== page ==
Julie Rose Lechliter followed a roundabout path to health informatics. She began her professional life as a music teacher before switching over to health care and eventually building a career at the University of Pittsburgh Medical Center (UPMC). Stints in data monitoring and revenue cycle implementation exposed her to the ways health informatics contributes to improved patient outcomes and, more specifically, patient safety—a cause about which she is passionate. Although patient safety has come a long way, she explains, “there’s more work to be done.” That’s why Lechliter enrolled in the Online Master of Science in Health Informatics (MSHI) at the University of Pittsburgh School of Health and Rehabilitation Sciences.
A full-time professional raising three young children, Lechliter considers the online program perfectly suited to her needs. The online master’s in health informatics offers four areas of specialization—data science, general health informatics, health care supervision and management and registered health information administrator—to provide sufficient curricular flexibility. Core courses in biostatistics, health information systems, data management, machine learning, health data analytics and legal and ethical issues in medical informatics ensure online students are well-trained. Flexible scheduling allows her to fit study in amidst her many other demanding obligations.
Here’s what compelled Lechliter to pursue an advanced health informatics degree.
Yes, that’s right, I’m in health care administration. I’m an implementation, optimization and training specialist at UPMC for the revenue cycle. That’s my health care work experience (before this, I taught music!). I work at the central location in Pittsburgh. We handle facilities all over Pennsylvania and into New York. Our work is non-patient-facing and involves managing patient movement within the hospitals. I also fix patient accounts behind the scenes.
As I’ve advanced along the management path in my current job, I found that the thing that most excites me is patient safety. It’s so critical, but there’s not a ton I can do about it in my current position. I certainly do as much training as possible, and I make sure I’m doing the right things, but I feel like there’s more work to be done. My goal with the health informatics program is to take my knowledge and turn it into something that either can move me forward into a new career path or just make me better at what I’m already doing.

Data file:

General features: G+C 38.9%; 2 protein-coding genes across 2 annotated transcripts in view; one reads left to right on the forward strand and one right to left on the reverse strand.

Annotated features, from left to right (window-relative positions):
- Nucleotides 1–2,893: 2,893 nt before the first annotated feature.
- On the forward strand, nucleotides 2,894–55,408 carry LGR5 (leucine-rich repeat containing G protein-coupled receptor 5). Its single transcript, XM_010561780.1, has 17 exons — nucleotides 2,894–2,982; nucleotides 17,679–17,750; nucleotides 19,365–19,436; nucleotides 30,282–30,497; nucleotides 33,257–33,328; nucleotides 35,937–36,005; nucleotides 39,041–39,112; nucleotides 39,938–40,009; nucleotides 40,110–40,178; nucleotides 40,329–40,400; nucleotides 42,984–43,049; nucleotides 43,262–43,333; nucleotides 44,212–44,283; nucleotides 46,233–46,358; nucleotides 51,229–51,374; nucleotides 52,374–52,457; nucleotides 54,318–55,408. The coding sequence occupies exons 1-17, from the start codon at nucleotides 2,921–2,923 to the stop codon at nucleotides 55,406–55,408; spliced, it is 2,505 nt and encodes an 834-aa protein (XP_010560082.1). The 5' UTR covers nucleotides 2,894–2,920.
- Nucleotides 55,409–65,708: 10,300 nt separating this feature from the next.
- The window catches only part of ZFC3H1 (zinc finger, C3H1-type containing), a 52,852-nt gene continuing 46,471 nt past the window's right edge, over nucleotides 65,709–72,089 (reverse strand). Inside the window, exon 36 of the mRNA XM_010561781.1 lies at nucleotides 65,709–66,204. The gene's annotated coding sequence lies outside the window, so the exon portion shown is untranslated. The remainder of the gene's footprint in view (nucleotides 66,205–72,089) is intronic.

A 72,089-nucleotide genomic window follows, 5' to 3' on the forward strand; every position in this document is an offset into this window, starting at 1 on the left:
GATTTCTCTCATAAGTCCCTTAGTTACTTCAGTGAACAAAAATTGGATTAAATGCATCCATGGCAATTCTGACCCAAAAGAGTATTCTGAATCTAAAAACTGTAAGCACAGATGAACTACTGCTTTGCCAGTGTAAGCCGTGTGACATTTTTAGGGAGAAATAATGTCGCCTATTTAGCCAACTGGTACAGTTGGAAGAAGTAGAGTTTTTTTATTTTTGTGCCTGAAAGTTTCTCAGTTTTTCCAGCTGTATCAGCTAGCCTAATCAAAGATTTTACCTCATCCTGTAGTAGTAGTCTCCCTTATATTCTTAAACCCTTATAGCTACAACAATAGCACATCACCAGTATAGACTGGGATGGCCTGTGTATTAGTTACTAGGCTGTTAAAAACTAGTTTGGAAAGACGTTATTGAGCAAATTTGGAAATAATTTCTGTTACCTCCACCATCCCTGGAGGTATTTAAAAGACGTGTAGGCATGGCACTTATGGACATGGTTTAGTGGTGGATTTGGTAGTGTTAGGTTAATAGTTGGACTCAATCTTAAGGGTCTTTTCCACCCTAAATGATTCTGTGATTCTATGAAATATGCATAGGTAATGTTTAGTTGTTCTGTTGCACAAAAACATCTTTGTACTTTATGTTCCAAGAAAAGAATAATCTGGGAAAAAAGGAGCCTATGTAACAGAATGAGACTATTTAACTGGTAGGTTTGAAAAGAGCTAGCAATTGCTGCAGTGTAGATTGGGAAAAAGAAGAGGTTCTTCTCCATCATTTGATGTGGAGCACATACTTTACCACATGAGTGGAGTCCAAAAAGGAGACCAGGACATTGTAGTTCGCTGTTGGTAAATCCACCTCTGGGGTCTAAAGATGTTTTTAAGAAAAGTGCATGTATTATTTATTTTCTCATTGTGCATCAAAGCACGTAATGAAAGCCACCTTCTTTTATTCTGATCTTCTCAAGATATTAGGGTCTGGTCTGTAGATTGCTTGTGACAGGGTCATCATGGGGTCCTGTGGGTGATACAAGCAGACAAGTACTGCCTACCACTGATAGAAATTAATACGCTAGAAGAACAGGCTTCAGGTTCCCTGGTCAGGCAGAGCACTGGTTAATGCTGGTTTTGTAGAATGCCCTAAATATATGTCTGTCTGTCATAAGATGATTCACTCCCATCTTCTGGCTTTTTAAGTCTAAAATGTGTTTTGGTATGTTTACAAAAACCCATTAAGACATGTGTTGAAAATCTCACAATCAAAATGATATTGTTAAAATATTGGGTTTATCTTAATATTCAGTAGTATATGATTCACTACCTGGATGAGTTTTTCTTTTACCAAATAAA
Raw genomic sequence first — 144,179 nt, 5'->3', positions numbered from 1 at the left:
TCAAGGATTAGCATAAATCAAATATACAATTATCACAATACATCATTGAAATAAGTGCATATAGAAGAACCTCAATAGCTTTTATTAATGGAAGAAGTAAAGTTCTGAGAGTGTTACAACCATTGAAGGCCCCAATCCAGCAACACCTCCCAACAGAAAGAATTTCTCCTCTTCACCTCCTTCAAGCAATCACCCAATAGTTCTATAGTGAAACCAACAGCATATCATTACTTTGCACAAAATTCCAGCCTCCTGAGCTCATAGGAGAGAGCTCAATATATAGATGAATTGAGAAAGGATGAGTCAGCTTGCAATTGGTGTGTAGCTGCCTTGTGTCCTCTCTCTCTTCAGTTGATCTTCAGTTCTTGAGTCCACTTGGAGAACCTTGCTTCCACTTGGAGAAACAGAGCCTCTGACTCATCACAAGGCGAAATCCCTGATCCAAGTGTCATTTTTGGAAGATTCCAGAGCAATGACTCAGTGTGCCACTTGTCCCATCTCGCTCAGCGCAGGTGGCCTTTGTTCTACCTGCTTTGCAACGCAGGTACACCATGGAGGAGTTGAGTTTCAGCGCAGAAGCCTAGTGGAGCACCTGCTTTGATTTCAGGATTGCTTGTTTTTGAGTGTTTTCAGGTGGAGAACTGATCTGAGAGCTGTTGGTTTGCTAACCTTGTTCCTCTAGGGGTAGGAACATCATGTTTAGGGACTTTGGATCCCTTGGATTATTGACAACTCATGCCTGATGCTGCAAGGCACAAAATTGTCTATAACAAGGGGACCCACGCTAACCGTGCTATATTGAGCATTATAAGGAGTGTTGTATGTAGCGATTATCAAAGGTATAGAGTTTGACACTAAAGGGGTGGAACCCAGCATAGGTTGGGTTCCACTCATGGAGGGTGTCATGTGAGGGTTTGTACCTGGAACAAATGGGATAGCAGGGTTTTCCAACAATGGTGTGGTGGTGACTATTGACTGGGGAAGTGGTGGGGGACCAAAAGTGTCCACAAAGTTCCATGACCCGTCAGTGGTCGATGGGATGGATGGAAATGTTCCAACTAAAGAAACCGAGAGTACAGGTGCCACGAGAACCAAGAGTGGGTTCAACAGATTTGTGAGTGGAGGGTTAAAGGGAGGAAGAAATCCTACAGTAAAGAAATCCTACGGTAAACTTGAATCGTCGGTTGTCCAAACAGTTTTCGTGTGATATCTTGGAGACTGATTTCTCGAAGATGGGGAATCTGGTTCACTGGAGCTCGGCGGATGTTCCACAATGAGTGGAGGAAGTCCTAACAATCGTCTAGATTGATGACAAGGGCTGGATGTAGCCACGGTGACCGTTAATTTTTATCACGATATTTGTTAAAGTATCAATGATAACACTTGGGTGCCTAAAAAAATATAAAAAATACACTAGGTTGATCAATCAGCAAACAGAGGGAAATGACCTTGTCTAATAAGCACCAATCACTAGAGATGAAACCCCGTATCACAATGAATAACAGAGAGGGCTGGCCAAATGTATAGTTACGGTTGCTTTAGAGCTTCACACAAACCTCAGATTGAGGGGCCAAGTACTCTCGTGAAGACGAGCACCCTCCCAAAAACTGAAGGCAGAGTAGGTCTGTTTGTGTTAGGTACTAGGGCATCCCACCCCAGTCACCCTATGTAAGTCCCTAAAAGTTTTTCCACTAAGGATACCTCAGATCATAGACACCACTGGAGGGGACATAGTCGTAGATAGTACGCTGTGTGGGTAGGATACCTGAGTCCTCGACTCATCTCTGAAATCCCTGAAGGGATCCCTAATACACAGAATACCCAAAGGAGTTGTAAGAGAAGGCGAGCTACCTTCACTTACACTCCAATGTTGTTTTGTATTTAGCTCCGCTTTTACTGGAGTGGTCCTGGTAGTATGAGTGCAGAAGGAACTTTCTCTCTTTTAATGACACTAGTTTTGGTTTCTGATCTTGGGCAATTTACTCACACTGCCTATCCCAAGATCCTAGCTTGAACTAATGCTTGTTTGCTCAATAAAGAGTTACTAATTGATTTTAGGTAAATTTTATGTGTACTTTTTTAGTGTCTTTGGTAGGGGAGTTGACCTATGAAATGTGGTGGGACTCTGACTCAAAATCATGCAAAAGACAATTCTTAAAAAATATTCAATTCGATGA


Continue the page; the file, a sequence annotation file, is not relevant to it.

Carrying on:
There’s a lot that most people don’t know about health services or the health care industry. When you’re in the hospital, for example, health data, data management, health information technology and other workflows all affect your safety. People who aren’t health care professionals don’t know (or don’t think) about how these things impact health care delivery.
Suppose, for whatever reason, a health care professional misspells my name. Instead of pulling up the existing medical records for Julie Lechleiter, there is no medical record—so they make a new one. What if I’m allergic to amoxicillin and I’m there for an infection? They don’t know that now. They might say I’m ‘altered mental status’ or something like that; they’re not going to know. There are just so many critical pieces of health data that you need on the front end to make the patient experience as safe as it can be the whole way through. Without reliable health data, the quality of health care delivery decreases.
Yes, especially like the EMPI (enterprise master patient index) and other health information systems. Making sure the interoperable system and electronic health records and things like that function properly really interests me in terms of being able to help patients.
And not just for the UPMC system. I mean, what if I could also see health care information for patients coming from the nearby Allegheny Health Network? Do you know what that would mean for patient care long-term? Using information technology to integrate data from different health care organizations—that’s game-changing.
So there’s a lot of pieces there that can improve health care delivery. There’s so much work to be done, and I don’t think it’ll happen in my lifetime. But, if we start taking the right steps now, we will get there someday.